I would recommend making this recipe any night you feel like upping the ante a little bit. OR, if you’re having guests over and want to show off your broiling skills (because you could probably teach them a trick or two).

Nappa cabbage and grated carrots in a salad bowl

Key Ingredients For This Recipe

Grass-fed flank steak

Flank is a special cut of meat that lies on the third quarter of the cow right in front of its hind legs, somewhat on the underside. It’s one of the leanest cuts of meat you can get from a cow and can be cooked many ways. You can broil it (hint hint), grill, roast, and sauté it. However, since it’s super lean it can be really tough and dry if it’s at all overcooked. A tip is to cook it to no more than medium and slice it very thinly against the grain.

Napa Cabbage

Napa cabbage is a type of Chinese cabbage that is basically the same as regular cabbage, just elongated and a little leafier. It has a super mild flavor which makes it a great addition to lots of dishes. You should be able to find Napa in most produce isles. If you can’t find it, use regular cabbage instead. Check out my Ultimate Guide to Cabbage for some tips!

Sriracha or Sambal Olek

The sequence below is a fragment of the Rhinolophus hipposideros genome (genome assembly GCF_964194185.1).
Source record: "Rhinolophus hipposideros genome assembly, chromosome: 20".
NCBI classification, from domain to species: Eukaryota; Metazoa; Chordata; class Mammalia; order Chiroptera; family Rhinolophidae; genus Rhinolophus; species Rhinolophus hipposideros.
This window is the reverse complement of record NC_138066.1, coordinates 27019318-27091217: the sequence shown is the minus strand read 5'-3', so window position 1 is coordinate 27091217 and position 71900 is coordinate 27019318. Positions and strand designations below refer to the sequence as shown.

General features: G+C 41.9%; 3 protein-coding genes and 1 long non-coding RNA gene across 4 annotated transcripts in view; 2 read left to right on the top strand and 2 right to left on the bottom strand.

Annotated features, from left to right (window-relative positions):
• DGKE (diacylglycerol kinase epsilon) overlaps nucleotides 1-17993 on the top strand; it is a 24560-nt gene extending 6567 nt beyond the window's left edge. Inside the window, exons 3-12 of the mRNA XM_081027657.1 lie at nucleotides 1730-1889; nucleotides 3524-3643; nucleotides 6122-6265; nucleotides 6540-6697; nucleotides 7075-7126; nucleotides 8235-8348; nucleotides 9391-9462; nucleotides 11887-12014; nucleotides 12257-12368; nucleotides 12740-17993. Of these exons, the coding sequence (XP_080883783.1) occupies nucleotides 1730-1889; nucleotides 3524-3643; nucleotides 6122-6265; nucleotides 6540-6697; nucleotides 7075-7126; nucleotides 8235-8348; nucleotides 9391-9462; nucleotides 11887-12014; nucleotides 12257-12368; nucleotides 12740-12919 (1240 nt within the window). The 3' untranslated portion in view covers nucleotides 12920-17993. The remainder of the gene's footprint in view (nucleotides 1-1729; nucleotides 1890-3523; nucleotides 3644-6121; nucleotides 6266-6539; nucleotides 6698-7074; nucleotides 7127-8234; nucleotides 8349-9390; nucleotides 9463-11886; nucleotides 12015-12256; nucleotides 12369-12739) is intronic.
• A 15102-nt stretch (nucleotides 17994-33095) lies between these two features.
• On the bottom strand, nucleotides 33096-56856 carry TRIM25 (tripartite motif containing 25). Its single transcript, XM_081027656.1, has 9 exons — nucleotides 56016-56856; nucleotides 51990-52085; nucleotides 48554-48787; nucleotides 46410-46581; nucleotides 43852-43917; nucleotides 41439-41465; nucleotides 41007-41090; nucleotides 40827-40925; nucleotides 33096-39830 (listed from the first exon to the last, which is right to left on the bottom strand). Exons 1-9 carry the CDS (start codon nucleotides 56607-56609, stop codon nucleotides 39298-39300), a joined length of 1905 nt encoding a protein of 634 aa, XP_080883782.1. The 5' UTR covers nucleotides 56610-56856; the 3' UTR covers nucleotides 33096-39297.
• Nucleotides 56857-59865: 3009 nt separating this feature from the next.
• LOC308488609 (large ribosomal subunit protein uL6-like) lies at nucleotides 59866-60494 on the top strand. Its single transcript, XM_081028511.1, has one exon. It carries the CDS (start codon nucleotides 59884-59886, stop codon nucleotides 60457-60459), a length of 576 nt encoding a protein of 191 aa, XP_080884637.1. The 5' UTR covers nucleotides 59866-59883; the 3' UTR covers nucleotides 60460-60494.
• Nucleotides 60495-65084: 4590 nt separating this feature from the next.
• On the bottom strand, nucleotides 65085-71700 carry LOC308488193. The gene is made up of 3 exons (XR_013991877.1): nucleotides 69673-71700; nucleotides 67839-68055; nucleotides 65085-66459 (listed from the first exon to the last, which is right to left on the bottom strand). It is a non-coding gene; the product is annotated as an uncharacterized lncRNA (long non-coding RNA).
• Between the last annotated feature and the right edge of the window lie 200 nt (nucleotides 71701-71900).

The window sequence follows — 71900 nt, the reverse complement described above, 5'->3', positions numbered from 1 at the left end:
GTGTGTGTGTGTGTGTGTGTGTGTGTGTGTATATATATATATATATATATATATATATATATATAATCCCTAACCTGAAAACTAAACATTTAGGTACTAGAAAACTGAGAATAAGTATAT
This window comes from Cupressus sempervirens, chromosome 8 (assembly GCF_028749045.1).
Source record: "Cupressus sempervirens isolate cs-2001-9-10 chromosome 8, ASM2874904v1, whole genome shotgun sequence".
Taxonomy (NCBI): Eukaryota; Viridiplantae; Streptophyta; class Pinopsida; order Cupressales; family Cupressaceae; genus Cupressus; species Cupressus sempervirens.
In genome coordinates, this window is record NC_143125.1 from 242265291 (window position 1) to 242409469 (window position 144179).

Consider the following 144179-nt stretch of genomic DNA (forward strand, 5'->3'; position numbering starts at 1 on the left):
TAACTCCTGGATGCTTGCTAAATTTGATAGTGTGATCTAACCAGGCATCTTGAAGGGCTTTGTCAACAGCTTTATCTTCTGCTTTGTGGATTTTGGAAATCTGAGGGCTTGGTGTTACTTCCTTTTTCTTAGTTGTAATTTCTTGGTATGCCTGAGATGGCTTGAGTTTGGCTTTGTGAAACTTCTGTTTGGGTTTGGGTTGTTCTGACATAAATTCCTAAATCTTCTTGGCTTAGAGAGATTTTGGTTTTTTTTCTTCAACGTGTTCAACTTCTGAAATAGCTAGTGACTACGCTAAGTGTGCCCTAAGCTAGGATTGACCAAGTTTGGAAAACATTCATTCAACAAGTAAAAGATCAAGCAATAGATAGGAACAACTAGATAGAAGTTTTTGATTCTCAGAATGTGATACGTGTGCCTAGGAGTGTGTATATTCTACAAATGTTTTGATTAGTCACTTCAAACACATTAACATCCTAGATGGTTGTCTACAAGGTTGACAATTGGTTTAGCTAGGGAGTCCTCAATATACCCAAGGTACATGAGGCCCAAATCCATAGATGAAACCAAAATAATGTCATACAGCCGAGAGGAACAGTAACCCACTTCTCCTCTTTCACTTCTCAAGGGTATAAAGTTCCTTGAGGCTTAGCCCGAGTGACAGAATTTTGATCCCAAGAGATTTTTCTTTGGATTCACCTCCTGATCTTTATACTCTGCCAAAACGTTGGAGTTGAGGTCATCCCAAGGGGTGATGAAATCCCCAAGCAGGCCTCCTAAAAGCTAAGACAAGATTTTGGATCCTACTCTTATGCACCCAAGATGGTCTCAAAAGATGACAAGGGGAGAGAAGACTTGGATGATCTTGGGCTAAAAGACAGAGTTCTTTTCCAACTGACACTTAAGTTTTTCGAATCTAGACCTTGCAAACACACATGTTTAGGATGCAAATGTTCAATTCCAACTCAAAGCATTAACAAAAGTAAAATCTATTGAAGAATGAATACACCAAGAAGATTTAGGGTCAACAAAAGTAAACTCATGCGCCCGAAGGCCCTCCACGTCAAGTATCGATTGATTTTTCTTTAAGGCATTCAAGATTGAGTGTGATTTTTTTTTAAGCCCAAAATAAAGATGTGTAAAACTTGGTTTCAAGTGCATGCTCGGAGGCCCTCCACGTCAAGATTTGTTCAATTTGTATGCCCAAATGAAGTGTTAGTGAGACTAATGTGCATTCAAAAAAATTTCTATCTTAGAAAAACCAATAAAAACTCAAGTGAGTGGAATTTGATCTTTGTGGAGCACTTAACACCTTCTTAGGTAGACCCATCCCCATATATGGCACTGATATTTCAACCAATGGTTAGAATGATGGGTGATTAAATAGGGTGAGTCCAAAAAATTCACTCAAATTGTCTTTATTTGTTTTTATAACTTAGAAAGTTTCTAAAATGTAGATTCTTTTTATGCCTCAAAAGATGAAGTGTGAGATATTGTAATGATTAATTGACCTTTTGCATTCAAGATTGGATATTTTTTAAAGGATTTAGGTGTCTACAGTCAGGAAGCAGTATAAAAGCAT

We all know what sriracha tastes like and how amazing it is, but Sambal Olek (if you haven’t had it) is equally as tasty. It’s basically a type of chili garlic sauce and is less acidic than sriracha. It’s also a little thicker and crunchier. Since sriracha is more acidic, it might impact the overall flavor of your dish more than Sambal Olek. So if you’re looking to just add heat I’d recommend going with Sambal, however you can really use them interchangeably. You can find them in the condiment aisle of your grocery store.

Additional Ingredients

  • ½ cup tamari
  • 2 tablespoons white vinegar
  • 3 cloves garlic minced
  • ½ cup shredded carrots
  • ½ cup chopped mint
  • ¼ cup chopped peanuts
  • ¼ cup chopped red onion or scallions
  • 3 tablespoons lime juice
  • ¼ cup extra-virgin olive oil
  • 2 tablespoons pure maple syrup, dark or amber
  • 2 teaspoons toasted sesame oil
  • ½ teaspoon salt
  • ¼ teaspoon white pepper
Minty Napa Cabbage Slaw with Chile Garlic Flank Steak on Healthy Seasonal Recipes by Katie Webster

Step by Step Instructions to Make This Recipe

Step 1: Make marinade